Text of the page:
More thorough usage examples

Here is an example of using CommandLine Parser Library. Defining the arguments in method body is called programative.

//example class used as a type of a ValueArgument
class Point
{
    public int x;
    public int y;

    public override string ToString()
    {
        return String.Format("Point[{0};{1}]", x, y);
    }
}

// args contains commandl line arguments
static void Main(string[] args)
{
    /* create the CommandLineParser instance */
    CommandLineParser.CommandLineParser parser = new CommandLineParser.CommandLineParser();

    /* now define several arguments of various types */

    /* SwitchArguments - for on/off boolean logic */
    SwitchArgument showArgument = new SwitchArgument(
        's', "show", "Set whether show or not", true);

    SwitchArgument hideArgument = new SwitchArgument(
        'h', "hide", "Set whether hid or not", false);

    /* ValueArguments - used like this: --level easy --version 1.3 */
    ValueArgument<string> level = new ValueArgument<string>(
        'l', "level", "Set the level");

    ValueArgument<decimal> version = new ValueArgument<decimal>(
        'v', "version", "Set desired version");

    /* ValueArguments can be used with your own objects, in this cas like: --point [3;24] 
     * see assignment of point.ConvertValueHandler below 
     */
    ValueArgument<Point> point = new ValueArgument<Point>(
        'p', "point", "specify the point");

    /* BoundedValueArgument checks the value belongs to an interval => -o 4 would throw an error */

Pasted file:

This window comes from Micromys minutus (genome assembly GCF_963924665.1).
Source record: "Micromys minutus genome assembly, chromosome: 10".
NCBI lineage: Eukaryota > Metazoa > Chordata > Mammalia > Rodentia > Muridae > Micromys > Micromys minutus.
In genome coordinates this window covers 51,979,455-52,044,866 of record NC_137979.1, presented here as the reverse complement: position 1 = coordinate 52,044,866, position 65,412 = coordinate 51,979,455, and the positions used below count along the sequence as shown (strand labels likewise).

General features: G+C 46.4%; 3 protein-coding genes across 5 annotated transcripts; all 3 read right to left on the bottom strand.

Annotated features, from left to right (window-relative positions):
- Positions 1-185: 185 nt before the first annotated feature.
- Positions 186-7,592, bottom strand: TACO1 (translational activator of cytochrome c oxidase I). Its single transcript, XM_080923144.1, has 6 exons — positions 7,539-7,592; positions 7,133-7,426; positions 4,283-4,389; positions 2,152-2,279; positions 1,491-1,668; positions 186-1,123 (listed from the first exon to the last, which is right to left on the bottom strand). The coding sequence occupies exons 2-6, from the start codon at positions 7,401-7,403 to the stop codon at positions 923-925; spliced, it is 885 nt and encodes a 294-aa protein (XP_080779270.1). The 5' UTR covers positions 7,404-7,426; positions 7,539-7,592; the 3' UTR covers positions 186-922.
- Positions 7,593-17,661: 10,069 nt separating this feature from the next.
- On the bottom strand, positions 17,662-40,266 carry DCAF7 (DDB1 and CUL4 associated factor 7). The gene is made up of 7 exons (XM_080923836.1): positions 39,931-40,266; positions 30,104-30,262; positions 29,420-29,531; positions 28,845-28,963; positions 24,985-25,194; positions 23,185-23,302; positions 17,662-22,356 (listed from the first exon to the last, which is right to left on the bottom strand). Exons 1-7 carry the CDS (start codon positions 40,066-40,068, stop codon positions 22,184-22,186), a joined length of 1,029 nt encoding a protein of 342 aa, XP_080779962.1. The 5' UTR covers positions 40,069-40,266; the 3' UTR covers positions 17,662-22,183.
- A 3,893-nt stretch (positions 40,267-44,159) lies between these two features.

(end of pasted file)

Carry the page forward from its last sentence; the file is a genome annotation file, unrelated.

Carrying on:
BoundedValueArgument<int> optimization = new BoundedValueArgument<int>(
        'o', "optimization", 0, 3);

    /* EnumeratedValueArgument allows only some values => --color yellow would throw an error*/
    EnumeratedValueArgument<string> color = new EnumeratedValueArgument<string>(
        'c', "color", new string[] { "red", "green", "blue" });

    /* FileArgument has standard .NET FileInfo class as a value, it can be used when 
     * the progrem processes input files */
    FileArgument inputFile = new FileArgument('i', "input", "Input file");
    /* input file must exist */
    inputFile.FileMustExist = true; 

    /* FileArgument can also be used for output files, in this case you will want to 
     * set FileMustExist flag to false */
    FileArgument outputFile = new FileArgument('x', "output", "Output file");
    /* output file does not have to exist*/
    outputFile.FileMustExist = false;

    /* DirectoryArgument is simalar to FileArgument*/
    DirectoryArgument inputDirectory = new DirectoryArgument('d', "directory", "Input directory");
    inputDirectory.DirectoryMustExist = true;

    // define conversion from string to Point type, which is one of the ways to
    // support custom class ValueParameter
    point.ConvertValueHandler = delegate(string stringValue)
    {
        if (stringValue.StartsWith("[") && stringValue.EndsWith("]"))
        {
            string[] parts =
                stringValue.Substring(1, stringValue.Length - 2).Split(';', ',');
            Point p = new Point();
            p.x = int.Parse(parts[0]);
            p.y = int.Parse(parts[1]);
            return p;
        }
        else
            throw new CommandLineArgumentException("Bad point format", "point");
    };

    //add the paramters to parser
    parser.Arguments.Add(showArgument);
    parser.Arguments.Add(hideArgument);
    parser.Arguments.Add(level);
    parser.Arguments.Add(version);
    parser.Arguments.Add(point);
    parser.Arguments.Add(optimization);
    parser.Arguments.Add(color);
    parser.Arguments.Add(inputFile);
    parser.Arguments.Add(outputFile);
    parser.Arguments.Add(inputDirectory);

    try
    {
        /* parse the command line */
        parser.ParseCommandLine(args);
        /* show parsed values for debugging purposes */
        parser.ShowParsedArguments();

        // now you can work with the arguments ...